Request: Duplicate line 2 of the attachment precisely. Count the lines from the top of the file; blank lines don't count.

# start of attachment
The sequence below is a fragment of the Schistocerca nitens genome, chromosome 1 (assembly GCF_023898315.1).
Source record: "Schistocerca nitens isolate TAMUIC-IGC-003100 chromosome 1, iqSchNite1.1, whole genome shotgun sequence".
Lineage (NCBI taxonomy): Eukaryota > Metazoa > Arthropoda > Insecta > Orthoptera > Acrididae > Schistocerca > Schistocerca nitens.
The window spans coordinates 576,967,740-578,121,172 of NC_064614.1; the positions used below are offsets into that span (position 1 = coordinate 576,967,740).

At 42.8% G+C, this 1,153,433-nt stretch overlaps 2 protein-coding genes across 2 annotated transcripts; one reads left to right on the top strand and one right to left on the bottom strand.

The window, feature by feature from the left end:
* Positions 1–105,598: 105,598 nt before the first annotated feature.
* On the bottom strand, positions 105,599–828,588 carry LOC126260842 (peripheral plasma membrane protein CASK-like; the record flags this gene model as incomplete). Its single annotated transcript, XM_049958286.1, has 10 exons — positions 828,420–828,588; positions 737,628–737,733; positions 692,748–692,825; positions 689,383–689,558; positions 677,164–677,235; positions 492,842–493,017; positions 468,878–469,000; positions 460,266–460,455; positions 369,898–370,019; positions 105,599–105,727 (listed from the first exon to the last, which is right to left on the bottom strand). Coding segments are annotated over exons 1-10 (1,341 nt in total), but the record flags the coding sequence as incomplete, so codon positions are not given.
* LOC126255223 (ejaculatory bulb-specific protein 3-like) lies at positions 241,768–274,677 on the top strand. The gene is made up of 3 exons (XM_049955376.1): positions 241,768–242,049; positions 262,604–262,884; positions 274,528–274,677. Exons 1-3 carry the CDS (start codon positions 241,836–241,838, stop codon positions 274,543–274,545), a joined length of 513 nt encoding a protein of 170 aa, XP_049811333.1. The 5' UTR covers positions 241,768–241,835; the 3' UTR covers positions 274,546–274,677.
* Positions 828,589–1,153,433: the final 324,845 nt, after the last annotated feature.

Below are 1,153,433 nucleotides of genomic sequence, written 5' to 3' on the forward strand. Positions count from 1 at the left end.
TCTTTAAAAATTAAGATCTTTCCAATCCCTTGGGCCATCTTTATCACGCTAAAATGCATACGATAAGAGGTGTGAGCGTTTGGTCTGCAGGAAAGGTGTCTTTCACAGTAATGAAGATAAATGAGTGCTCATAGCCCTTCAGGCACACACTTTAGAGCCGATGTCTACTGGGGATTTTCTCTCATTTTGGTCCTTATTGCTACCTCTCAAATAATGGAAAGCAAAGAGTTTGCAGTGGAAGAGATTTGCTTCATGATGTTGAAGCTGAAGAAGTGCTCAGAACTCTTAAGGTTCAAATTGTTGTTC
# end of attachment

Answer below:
Source record: "Schistocerca nitens isolate TAMUIC-IGC-003100 chromosome 1, iqSchNite1.1, whole genome shotgun sequence".